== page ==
Palestinians, who had received preferential treatment under Hussein, are increasingly targeted for killings and kidnappings.
By JERUSALEM POST STAFF
Men allegedly wearing uniforms of the Iraqi security forces abducted a group of 17 Palestinians in Baghdad early on Tuesday, the UN refugee agency said.
Several uniformed men entered the building rented by UNHCR at 5 a.m., broke doors and windows and took away 17 Palestinian men but left women behind, the agency's spokesman Ron Redmond told reporters.
Some of the Palestinians were released later on Tuesday, he said. But Redmond was unable to say how many and how they were released.
"UNHCR is very concerned and is seeking information on the Palestinians' whereabouts from Iraqi authorities," he said.
Redmond said around 15,000 Palestinians lived in Baghdad as refugees, but faced constant threats and were unable to move freely.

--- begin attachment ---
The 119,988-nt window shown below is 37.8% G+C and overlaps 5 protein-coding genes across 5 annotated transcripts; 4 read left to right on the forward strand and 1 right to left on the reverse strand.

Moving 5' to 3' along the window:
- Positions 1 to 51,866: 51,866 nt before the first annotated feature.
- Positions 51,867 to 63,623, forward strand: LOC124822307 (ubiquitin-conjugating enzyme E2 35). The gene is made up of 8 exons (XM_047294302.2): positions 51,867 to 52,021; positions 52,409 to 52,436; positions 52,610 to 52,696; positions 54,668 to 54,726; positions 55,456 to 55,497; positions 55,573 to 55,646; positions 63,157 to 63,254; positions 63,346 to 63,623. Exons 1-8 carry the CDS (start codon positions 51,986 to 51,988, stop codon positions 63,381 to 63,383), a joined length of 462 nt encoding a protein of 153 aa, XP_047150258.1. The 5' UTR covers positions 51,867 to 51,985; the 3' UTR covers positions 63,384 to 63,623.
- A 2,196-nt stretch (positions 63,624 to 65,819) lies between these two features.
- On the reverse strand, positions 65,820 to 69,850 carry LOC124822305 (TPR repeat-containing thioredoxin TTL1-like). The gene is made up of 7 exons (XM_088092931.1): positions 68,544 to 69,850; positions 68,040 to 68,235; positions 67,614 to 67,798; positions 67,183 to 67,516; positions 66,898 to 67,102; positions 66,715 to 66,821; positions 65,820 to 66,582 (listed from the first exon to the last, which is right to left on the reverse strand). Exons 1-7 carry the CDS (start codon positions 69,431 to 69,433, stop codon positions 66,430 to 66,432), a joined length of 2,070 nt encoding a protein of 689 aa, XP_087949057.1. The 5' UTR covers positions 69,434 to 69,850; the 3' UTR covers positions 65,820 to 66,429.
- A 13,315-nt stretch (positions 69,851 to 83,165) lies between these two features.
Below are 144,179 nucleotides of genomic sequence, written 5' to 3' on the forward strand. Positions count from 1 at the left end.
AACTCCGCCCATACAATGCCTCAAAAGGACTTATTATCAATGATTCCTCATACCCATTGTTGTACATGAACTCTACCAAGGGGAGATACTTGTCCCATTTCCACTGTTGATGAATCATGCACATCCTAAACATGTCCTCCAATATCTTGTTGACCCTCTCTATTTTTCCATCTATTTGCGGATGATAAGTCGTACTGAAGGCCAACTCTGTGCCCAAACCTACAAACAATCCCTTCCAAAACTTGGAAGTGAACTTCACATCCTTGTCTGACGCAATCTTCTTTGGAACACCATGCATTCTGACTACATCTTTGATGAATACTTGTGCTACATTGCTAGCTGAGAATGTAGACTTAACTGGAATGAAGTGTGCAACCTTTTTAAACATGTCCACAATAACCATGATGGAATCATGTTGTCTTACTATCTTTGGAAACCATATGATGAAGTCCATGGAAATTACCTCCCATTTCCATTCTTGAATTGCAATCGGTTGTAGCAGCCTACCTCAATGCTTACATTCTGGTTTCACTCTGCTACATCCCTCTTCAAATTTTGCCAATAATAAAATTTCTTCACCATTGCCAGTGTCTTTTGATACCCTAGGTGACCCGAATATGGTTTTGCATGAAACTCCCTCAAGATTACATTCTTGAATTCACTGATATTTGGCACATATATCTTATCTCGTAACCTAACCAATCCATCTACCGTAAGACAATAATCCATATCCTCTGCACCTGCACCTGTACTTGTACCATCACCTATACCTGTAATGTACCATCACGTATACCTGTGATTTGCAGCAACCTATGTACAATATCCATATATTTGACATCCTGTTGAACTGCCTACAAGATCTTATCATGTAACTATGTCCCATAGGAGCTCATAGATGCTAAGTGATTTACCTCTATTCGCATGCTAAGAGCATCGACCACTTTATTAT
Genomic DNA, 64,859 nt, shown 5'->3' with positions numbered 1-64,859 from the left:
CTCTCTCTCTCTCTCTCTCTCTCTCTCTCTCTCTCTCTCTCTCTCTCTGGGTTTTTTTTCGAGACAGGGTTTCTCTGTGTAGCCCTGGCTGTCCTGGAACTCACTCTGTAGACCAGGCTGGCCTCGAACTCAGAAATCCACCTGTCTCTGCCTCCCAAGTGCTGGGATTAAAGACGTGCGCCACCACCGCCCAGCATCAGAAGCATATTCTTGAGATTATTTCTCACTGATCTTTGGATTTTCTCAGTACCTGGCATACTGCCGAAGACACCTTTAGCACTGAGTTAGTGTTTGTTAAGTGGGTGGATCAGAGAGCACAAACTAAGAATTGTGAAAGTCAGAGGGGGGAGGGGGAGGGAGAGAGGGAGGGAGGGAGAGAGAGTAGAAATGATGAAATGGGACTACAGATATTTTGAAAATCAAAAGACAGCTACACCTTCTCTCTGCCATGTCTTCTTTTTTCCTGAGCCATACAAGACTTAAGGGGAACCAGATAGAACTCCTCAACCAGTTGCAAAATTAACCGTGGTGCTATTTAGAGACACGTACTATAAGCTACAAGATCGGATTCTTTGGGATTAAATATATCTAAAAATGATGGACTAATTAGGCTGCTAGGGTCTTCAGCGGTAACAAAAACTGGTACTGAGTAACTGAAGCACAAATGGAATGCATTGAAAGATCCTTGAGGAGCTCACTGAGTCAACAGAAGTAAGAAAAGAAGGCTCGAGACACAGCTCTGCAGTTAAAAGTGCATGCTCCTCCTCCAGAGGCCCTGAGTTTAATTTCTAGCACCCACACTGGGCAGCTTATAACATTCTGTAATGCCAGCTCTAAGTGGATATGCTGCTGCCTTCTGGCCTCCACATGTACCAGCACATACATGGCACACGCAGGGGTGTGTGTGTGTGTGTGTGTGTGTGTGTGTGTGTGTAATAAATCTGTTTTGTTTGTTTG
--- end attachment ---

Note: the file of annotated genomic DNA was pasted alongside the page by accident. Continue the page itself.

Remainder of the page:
"Palestinians are increasingly targeted for killings, kidnapping, harassment and other abuses," he said. "It's very difficult for Palestinians to move because of a lack of documentation." They were often unable to get the necessary paperwork to leave the country, Redmond said.
"Many of those in Baghdad who have tried to leave have been turned back by militia," he added.
Palestinians received preferential treatment during the regime of former Iraqi President Saddam Hussein and supported his 1990 invasion of Kuwait, but have become targets since Saddam's overthrow in 2003.
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